From the summit of the peak, hikers have stunning views of the rolling alpine meadows, forested hillsides, and the valley floor far down below. Hikers are also likely to see livestock roaming throughout this route.
The Grimmimutz Trail lies at the southern end of the valley near some of the tallest peaks in the park. The loop trail is 4 km (2.5 miles) long and it has 157 m (515 ft) of elevation gain.
During the summer months, this relatively short trial offers impeccable views of the Alpine landscape and wildflowers. Throughout the winter months, the route provides access for snowshoeing and backcountry skiing. Those exploring during the winter should be equipped with the proper gear and skill set for the conditions that they’ll face.
The Nüegg - Homad - Wiriehorn Trail is an out and back hike totaling 9.3 km (5.8 miles) with 1,010 m (3,313 ft) of elevation gain. The trail takes hikers to the summit of both Homad and Wiriehorn situated near the center of the park.
From the various summits on this trail, hikers can enjoy views of the valley, the expansive Bernese Alps, and the rolling alpine fields below.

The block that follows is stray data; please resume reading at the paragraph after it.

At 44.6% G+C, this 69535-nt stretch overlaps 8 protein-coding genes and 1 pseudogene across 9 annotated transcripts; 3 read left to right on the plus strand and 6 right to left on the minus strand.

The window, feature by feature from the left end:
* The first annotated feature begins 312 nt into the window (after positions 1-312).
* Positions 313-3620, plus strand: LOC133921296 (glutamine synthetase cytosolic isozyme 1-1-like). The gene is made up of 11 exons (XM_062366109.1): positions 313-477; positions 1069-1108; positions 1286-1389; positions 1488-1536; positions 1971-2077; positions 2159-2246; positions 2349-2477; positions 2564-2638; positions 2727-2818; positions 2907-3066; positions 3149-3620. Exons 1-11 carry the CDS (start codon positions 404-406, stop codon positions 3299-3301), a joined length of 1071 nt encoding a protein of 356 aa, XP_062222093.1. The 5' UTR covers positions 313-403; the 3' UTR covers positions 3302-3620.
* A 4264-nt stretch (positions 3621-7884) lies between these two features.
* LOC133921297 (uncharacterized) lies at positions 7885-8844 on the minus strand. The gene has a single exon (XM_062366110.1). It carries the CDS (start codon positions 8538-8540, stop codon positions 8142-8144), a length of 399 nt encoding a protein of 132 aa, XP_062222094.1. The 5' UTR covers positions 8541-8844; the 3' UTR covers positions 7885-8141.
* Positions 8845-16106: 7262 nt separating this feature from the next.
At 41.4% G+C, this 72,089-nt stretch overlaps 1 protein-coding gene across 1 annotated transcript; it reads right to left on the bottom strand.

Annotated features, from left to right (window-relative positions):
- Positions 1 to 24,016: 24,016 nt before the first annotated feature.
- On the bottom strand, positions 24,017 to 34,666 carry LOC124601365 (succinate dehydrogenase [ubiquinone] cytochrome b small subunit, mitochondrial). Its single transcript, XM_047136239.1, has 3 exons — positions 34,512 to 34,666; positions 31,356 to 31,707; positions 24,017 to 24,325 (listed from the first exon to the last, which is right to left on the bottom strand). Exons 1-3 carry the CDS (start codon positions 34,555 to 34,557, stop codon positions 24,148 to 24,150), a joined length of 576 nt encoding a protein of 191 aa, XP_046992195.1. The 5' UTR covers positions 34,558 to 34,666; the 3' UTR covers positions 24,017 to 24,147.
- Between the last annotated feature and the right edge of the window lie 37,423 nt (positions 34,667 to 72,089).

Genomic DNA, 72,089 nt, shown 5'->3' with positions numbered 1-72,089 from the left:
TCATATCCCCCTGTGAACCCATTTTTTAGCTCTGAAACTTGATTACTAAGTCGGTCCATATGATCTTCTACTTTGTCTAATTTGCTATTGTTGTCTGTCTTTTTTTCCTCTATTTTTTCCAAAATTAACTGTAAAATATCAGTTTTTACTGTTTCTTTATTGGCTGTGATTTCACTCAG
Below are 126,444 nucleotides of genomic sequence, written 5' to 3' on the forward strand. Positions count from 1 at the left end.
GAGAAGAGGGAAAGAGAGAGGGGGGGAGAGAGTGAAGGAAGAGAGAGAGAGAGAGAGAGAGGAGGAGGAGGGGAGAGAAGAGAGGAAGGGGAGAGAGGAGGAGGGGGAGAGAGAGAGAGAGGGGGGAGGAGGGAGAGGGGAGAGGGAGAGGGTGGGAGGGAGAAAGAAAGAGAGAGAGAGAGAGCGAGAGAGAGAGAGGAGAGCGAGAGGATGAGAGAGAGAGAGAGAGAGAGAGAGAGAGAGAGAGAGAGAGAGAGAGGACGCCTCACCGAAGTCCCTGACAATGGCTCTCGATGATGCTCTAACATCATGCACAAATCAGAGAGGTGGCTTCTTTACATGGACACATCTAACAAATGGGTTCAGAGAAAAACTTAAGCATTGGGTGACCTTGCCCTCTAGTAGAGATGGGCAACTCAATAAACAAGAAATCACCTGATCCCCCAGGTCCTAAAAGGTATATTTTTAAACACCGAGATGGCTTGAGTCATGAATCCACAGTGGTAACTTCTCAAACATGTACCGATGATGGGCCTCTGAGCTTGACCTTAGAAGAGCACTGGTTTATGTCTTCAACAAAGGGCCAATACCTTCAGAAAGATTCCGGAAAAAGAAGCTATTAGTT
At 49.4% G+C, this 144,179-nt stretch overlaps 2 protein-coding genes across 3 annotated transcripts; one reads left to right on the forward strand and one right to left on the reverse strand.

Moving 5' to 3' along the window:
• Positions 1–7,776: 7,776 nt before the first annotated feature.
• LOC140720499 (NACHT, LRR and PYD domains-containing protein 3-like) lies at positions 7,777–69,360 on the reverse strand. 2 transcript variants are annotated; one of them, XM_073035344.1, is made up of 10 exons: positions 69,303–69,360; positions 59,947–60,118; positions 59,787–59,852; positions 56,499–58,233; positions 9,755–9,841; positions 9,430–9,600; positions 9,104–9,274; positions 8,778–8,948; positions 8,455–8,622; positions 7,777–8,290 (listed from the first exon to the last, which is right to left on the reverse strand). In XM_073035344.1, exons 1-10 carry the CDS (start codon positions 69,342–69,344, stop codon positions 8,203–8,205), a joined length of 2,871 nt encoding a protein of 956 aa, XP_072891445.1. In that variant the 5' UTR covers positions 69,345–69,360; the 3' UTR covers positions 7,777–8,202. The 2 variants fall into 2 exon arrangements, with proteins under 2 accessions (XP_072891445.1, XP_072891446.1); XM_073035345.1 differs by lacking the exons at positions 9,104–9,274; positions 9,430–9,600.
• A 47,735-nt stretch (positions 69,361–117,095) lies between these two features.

Looking for a place to stay near Diemtigtal Nature Park? Here are some of the best cities and villages to check out in the region:
The municipality of Zweisimmen lies within Diemtigtal Nature Park, making it the gateway into the Gstaad region. The community is also the starting point for the rail line that connects Monteux to the Bernese Oberland.
A cable car takes visitors from the valley floor up to the Gstaad winter sports region. During the summer months, the cable car provides easy access for hiking throughout the region. The Obersimmental “home trail” takes visitors along a route featuring the stunning Simmental farmhouses.
The church in the village, along with the ruins of the Oberer Mannenberg Castle are two Swiss heritage sites of national significance that are found in the town. During the winter, Zweisimmen is a gateway to some of the best skiing in the region.
Interlaken lies between Brienz Lake and Thun Lake, just to the northeast of the valley. The city is home to around 5,300 residents and is a resort town situated in the Bernese Oberland. Interlaken lies on a narrow section of valley that separates these two lakes.
Old timber houses and buildings line the streets of Interlaken while the Bernese Alps tower above. The nearby forested hillsides rise steeply to reveal the region’s alpine meadows, hiking trails and ski resorts.
From Interlaken, visitors can also board the Jungfraujoch, a two-hour scenic train that leads to the Jungfraujoch viewing point, the highest train station in all of Europe.